I found this essay to be relevant and helpful, and so, rather than rewording something that was already so well written, I would simply share it with you all. I hope you glean from it all that I did during this time of year. Sometimes breaking bread with family can lead us to a broken heart. Just know you aren't alone... somewhere across the city is another mom overcooking her ham and wishing her kids would stop dunking their breadcrumbs in their iced water.... So here is Madisyn Taylor's bit on relationships with vampires. 

"Relationships are always an energy exchange. To stay feeling our best, we must ask ourselves: Who gives us energy? Who saps it? It's important to be surrounded by supportive, heart-centered people who make us feel safe and secure. It's equally important to pinpoint the emotional vampires, who, whether they intend to or not, leech our energy.

To protect your sensitivity, it's imperative to name and combat these emotional vampires. They're everywhere: coworkers, neighbors, family, and friends. Most of us haven't been educated about draining people or how to emancipate ourselves from their clutches, requisite social skills for everyone desiring freedom. Emotional draining is a touchy subject. We don't know how to tactfully address our needs without alienating others. The result: We get tongue-tied, or destructively passive. We ignore the SOS from our gut that screams, "Beware!" Or, quaking in our boots, we're so afraid of the faux pas of appearing "impolite" that we become martyrs in lieu of being respectfully assertive. We don't speak out because we don't want to be seen as "difficult" or uncaring.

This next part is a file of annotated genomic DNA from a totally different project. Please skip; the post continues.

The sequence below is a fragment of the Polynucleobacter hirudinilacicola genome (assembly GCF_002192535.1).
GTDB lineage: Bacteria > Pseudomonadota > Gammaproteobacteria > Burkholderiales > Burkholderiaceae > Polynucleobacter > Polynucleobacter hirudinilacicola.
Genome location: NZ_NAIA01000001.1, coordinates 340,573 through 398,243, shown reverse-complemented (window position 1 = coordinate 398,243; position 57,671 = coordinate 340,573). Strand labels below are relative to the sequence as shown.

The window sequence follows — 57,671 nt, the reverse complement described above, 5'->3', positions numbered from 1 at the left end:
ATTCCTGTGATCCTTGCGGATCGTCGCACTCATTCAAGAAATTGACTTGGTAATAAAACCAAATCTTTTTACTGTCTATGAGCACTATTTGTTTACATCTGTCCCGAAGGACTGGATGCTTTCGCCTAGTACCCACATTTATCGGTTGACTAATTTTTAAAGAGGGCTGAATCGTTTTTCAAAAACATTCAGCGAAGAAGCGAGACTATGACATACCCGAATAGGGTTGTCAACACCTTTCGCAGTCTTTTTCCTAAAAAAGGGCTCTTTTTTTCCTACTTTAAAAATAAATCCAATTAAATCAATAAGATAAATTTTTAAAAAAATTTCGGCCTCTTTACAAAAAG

Vampires do more than drain our physical energy. The super-malignant ones can make you believe you're an unworthy, unlovable wretch who doesn't deserve better. The subtler species inflict damage that's more of a slow burn. Smaller digs here and there can make you feel bad about yourself such as, "Dear, I see you've put on a few pounds" or "It's not lady-like to interrupt." In a flash, they've zapped you by prodding areas of shaky self-worth.

This is my credo for vampires: Their antics are unacceptable; you must develop a successful plan for coping with them. I deeply believe in the merciful message of The Lord's Prayer to "forgive people their trespasses," but I'm also a proponent of preventing the unconscious or mean-spirited from trespassing against us. Taking a stand against draining people is a form of self-care and canny communication that you must practice to give your freedom legs."

I will add that maybe I wasn't always willing to give my freedom legs...until the vampires had to break bread with my babies. Food for thought over the next few weeks. Don't be afraid to "lay low" and avoid the heartache that can sometimes come from toxic family and friends. You aren't alone.

And now, eggnog and caroling... and a lot of jingling all the way!

Carly Alacahan
President
president@gcsmomsleague.org